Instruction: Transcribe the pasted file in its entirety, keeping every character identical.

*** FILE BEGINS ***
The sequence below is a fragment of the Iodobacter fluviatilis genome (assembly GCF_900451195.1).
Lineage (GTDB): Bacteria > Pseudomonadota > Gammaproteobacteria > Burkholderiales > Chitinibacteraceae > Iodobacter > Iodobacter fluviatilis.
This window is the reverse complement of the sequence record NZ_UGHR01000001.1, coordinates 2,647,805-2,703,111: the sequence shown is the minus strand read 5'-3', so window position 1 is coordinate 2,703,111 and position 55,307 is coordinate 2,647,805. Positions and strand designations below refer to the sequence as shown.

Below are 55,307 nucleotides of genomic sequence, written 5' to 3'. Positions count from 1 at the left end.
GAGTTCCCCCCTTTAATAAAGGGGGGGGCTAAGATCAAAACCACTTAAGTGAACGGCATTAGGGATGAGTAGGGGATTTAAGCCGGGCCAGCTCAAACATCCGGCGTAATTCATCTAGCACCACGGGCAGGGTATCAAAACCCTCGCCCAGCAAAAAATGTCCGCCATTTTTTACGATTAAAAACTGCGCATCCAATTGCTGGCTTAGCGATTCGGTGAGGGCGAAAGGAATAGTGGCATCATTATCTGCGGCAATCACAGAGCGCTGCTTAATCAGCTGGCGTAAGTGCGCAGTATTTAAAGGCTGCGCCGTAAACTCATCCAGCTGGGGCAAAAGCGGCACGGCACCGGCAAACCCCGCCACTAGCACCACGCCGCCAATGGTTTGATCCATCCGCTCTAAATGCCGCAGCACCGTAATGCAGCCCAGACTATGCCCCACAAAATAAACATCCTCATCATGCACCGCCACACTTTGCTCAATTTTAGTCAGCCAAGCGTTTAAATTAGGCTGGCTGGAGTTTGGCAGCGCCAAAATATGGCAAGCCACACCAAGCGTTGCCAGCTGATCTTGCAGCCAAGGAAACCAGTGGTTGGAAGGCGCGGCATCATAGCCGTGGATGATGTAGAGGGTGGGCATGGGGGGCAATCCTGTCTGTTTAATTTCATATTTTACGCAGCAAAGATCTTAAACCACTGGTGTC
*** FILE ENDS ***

The sequence below is a fragment of the Iodobacter fluviatilis genome (assembly GCF_900451195.1).
Lineage (GTDB): Bacteria > Pseudomonadota > Gammaproteobacteria > Burkholderiales > Chitinibacteraceae > Iodobacter > Iodobacter fluviatilis.
This window is the reverse complement of the sequence record NZ_UGHR01000001.1, coordinates 2,647,805-2,703,111: the sequence shown is the minus strand read 5'-3', so window position 1 is coordinate 2,703,111 and position 55,307 is coordinate 2,647,805. Positions and strand designations below refer to the sequence as shown.

Below are 55,307 nucleotides of genomic sequence, written 5' to 3'. Positions count from 1 at the left end.
GAGTTCCCCCCTTTAATAAAGGGGGGGGCTAAGATCAAAACCACTTAAGTGAACGGCATTAGGGATGAGTAGGGGATTTAAGCCGGGCCAGCTCAAACATCCGGCGTAATTCATCTAGCACCACGGGCAGGGTATCAAAACCCTCGCCCAGCAAAAAATGTCCGCCATTTTTTACGATTAAAAACTGCGCATCCAATTGCTGGCTTAGCGATTCGGTGAGGGCGAAAGGAATAGTGGCATCATTATCTGCGGCAATCACAGAGCGCTGCTTAATCAGCTGGCGTAAGTGCGCAGTATTTAAAGGCTGCGCCGTAAACTCATCCAGCTGGGGCAAAAGCGGCACGGCACCGGCAAACCCCGCCACTAGCACCACGCCGCCAATGGTTTGATCCATCCGCTCTAAATGCCGCAGCACCGTAATGCAGCCCAGACTATGCCCCACAAAATAAACATCCTCATCATGCACCGCCACACTTTGCTCAATTTTAGTCAGCCAAGCGTTTAAATTAGGCTGGCTGGAGTTTGGCAGCGCCAAAATATGGCAAGCCACACCAAGCGTTGCCAGCTGATCTTGCAGCCAAGGAAACCAGTGGTTGGAAGGCGCGGCATCATAGCCGTGGATGATGTAGAGGGTGGGCATGGGGGGCAATCCTGTCTGTTTAATTTCATATTTTACGCAGCAAAGATCTTAAACCACTGGTGTC